A Brief History
by Joel H. Zemel © 1997
Nell Shipman was an interesting figure from the early history of the Canadian and American motion picture industries. Although Nell's films would not be considered art or even artistic, she possessed an indefatigable desire to create early action films on her own terms. Her films typically involved nature themes and were some of the first to incorporate location shooting.
She was a stage and screen actress, writer, director, ecologist and animal rights activist. She produced her own independent films until the mid 1920's. As well, she and her husband, Ernest Shipman, were responsible for the production of the most successful Canadian independent silent film, Back To God's Country (1919).
Nell was born Helen Foster Barham in 1892 in Victoria, British Columbia of upper middle-class English parents and started her stage career at the age of thirteen. At eighteen, she became the wife of Canadian theatrical entrepreneur, Ernest Shipman, who was twenty-one years her senior. Two years later took the professional name of "Nell Shipman". Her screenplays were produced by Selig, Universal and Vitagraph, where she was under contract. The Shepherd of the Southern Cross (1914), was a feature film shot in Australia by Alexander Butler and Under the Crescent (1915), based on one of her screenplays, was a six-part serial produced by Universal studios.
In Hollywood, between 1915 and 1918, while under contract to Vitagraph, Nell played the lead roles in a dozen feature films including two based on the works of American novelist James Oliver Curwood: God's Country and the Woman (1915) and Baree, Son of Kazan (1918).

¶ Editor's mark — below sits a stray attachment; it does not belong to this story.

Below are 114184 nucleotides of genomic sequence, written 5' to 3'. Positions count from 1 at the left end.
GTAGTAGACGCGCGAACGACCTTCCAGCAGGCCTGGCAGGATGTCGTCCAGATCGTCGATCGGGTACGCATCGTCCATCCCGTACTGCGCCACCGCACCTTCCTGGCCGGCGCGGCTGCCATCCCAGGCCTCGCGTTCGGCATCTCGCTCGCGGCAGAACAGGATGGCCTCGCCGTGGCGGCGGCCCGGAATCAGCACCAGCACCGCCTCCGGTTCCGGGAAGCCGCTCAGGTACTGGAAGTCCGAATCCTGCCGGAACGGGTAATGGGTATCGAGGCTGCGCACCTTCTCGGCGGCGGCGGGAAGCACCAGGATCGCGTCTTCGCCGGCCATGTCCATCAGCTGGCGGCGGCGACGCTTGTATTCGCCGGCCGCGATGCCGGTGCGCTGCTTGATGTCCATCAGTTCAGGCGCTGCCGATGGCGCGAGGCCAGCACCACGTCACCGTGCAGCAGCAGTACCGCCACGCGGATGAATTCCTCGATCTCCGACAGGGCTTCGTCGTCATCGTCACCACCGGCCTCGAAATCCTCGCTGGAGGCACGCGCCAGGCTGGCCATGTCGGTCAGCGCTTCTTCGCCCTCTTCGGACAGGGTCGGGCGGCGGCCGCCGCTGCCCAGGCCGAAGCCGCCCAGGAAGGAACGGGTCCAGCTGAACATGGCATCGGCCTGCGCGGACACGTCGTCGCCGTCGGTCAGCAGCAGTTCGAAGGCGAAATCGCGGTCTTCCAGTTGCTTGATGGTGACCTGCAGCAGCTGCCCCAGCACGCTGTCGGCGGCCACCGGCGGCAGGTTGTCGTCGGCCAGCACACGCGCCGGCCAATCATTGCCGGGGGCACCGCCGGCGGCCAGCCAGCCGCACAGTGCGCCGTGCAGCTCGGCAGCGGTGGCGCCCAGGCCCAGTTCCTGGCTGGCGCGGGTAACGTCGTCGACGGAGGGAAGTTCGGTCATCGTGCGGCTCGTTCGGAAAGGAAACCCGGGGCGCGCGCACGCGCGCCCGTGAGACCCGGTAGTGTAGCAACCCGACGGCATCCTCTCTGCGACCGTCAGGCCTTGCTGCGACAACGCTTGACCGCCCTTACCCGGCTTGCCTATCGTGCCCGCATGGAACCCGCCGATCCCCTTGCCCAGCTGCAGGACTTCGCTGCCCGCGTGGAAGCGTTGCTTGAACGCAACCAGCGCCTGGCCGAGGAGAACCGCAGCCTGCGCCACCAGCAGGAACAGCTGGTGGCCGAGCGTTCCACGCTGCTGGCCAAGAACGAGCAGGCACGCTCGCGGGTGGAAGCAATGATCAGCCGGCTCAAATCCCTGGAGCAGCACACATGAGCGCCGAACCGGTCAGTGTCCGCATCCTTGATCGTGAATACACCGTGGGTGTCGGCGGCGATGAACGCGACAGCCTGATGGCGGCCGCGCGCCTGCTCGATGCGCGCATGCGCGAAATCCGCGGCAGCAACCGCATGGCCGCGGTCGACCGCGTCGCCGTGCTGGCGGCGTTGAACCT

In 1918, Nell nearly died from an epidemic of Spanish Flu that killed millions throughout the world. Following her recovery in that same year, Nell, Ernest and Curwood formed a production company. Their first and only film, produced at a cost of $67,000, and based on a Curwood short story, Wapi, the Walrus (actually a Great Dane), was Back To God's Country (1919) in which she did a nude scene - quite controversial for that time. Nell's crew was made up mostly of expatriate Canadians living in Hollywood. Her choice as director of photography was future Frank Capra cameraman, Joseph Walker. Her Director was Hollywood actor and assistant director, David M. Hartford. Nell wrote the screenplay and played the lead in what was to be the most successful Canadian silent film ever made.
Unlike her contemporaries, Mary Pickford and Lillian Gish, who portrayed wispy, victimized characters, Nell was strong, well-built and usually ended up saving her man. She became known as "The Queen of the Dogsleds". Two things you could usually find in her films were lots of animals and snow. She also did her own stunt work. While filming at Lesser Slave Lake, Alberta, Nell had an affair with her production manager, Bert Van Tuyle, that would last for the next five years.
During the editing phase of the film, she had a falling out with Curwood. He very much disliked the fact that Nell had shifted the focus of the original story, the Great Dane, Wapi, to the female protagonist, Delores. This marked the end of the Shipman Curwood Producing Company. Although Back To God's Country brought a 300 percent profit to Ernest's Calgary based subsidiary company Canadian Photoplays and grossed over a million and a half dollars in its run, Nell never received remuneration for her work on the film. Nell and Ernest separated and were eventually divorced in 1920.
Soon after, Nell turned her back on Hollywood and decided she would make her own films. She formed her own production company, Nell Shipman Productions and with Van Tuyle as co-director and Walker as DOP, they produced four films: The Trail of the Arrow, a short automobile promo, Something New, a one-hour adventure and two-reeler, Saturday Off, later changed to A Bear, a Boy and a Dog and lastly, The Girl from God's Country, an ambitious, convoluted epic in which Nell played two roles - twin sisters (one evil, one good). The film, with its burgeoning budget, was removed from Nell's control by her backers and cut from twelve to seven reels. Released in September, 1921, it was a box-office failure.